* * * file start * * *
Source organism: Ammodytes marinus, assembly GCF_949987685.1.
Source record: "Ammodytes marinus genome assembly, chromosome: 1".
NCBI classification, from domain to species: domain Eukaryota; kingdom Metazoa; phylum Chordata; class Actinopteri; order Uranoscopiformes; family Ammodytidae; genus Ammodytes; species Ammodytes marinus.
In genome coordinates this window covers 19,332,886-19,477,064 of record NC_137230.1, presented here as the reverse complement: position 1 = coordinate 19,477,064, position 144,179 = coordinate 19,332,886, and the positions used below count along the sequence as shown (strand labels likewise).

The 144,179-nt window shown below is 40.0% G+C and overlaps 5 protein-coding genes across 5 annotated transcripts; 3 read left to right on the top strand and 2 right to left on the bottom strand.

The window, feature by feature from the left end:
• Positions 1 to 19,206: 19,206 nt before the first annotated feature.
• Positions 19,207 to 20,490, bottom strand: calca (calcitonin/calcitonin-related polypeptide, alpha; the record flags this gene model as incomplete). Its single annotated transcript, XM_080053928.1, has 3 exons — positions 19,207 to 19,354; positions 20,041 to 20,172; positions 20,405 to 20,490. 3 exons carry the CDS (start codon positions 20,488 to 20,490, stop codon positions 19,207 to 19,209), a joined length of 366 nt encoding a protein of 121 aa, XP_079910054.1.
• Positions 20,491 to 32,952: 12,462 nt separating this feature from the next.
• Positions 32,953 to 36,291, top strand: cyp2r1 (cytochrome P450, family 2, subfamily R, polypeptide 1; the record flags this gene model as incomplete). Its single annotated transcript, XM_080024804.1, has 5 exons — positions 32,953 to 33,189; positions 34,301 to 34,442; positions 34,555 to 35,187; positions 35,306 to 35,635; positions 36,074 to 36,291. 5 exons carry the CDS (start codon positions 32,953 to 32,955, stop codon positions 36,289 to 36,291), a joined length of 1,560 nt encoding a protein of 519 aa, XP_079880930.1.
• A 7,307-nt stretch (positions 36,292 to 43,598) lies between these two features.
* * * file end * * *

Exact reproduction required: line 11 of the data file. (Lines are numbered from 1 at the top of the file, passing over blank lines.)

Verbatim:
• A 7,307-nt stretch (positions 36,292 to 43,598) lies between these two features.